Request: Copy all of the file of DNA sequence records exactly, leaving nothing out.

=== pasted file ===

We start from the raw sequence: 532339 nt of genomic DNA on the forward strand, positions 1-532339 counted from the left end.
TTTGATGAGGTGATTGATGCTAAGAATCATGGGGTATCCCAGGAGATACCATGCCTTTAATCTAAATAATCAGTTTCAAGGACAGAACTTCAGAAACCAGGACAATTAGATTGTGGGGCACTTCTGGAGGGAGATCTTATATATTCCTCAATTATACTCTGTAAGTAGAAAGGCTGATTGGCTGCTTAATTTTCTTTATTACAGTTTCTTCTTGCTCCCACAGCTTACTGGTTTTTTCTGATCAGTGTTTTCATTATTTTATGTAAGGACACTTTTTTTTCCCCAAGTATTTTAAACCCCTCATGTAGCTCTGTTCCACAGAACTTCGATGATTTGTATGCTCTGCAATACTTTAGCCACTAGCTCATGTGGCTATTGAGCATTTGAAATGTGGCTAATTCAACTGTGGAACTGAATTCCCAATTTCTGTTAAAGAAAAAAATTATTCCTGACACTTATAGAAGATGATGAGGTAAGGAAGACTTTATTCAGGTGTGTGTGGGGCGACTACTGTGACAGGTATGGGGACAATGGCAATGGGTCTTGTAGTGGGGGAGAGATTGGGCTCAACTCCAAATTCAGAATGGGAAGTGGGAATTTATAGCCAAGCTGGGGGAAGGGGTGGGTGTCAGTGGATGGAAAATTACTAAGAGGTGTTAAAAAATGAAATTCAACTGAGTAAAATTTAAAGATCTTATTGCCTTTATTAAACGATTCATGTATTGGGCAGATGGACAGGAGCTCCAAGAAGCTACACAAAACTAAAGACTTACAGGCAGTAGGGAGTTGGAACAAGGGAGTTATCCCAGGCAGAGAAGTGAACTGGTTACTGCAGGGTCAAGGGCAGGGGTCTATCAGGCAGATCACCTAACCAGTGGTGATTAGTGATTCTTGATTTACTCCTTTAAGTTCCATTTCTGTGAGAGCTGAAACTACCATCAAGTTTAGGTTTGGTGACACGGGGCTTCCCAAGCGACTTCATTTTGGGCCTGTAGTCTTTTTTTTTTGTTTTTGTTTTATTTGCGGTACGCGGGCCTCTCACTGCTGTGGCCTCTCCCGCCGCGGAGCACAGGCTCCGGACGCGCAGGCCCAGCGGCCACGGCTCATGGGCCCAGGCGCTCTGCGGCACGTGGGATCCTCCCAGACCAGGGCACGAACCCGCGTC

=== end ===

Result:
We start from the raw sequence: 532339 nt of genomic DNA on the forward strand, positions 1-532339 counted from the left end.
TTTGATGAGGTGATTGATGCTAAGAATCATGGGGTATCCCAGGAGATACCATGCCTTTAATCTAAATAATCAGTTTCAAGGACAGAACTTCAGAAACCAGGACAATTAGATTGTGGGGCACTTCTGGAGGGAGATCTTATATATTCCTCAATTATACTCTGTAAGTAGAAAGGCTGATTGGCTGCTTAATTTTCTTTATTACAGTTTCTTCTTGCTCCCACAGCTTACTGGTTTTTTCTGATCAGTGTTTTCATTATTTTATGTAAGGACACTTTTTTTTCCCCAAGTATTTTAAACCCCTCATGTAGCTCTGTTCCACAGAACTTCGATGATTTGTATGCTCTGCAATACTTTAGCCACTAGCTCATGTGGCTATTGAGCATTTGAAATGTGGCTAATTCAACTGTGGAACTGAATTCCCAATTTCTGTTAAAGAAAAAAATTATTCCTGACACTTATAGAAGATGATGAGGTAAGGAAGACTTTATTCAGGTGTGTGTGGGGCGACTACTGTGACAGGTATGGGGACAATGGCAATGGGTCTTGTAGTGGGGGAGAGATTGGGCTCAACTCCAAATTCAGAATGGGAAGTGGGAATTTATAGCCAAGCTGGGGGAAGGGGTGGGTGTCAGTGGATGGAAAATTACTAAGAGGTGTTAAAAAATGAAATTCAACTGAGTAAAATTTAAAGATCTTATTGCCTTTATTAAACGATTCATGTATTGGGCAGATGGACAGGAGCTCCAAGAAGCTACACAAAACTAAAGACTTACAGGCAGTAGGGAGTTGGAACAAGGGAGTTATCCCAGGCAGAGAAGTGAACTGGTTACTGCAGGGTCAAGGGCAGGGGTCTATCAGGCAGATCACCTAACCAGTGGTGATTAGTGATTCTTGATTTACTCCTTTAAGTTCCATTTCTGTGAGAGCTGAAACTACCATCAAGTTTAGGTTTGGTGACACGGGGCTTCCCAAGCGACTTCATTTTGGGCCTGTAGTCTTTTTTTTTTGTTTTTGTTTTATTTGCGGTACGCGGGCCTCTCACTGCTGTGGCCTCTCCCGCCGCGGAGCACAGGCTCCGGACGCGCAGGCCCAGCGGCCACGGCTCATGGGCCCAGGCGCTCTGCGGCACGTGGGATCCTCCCAGACCAGGGCACGAACCCGCGTC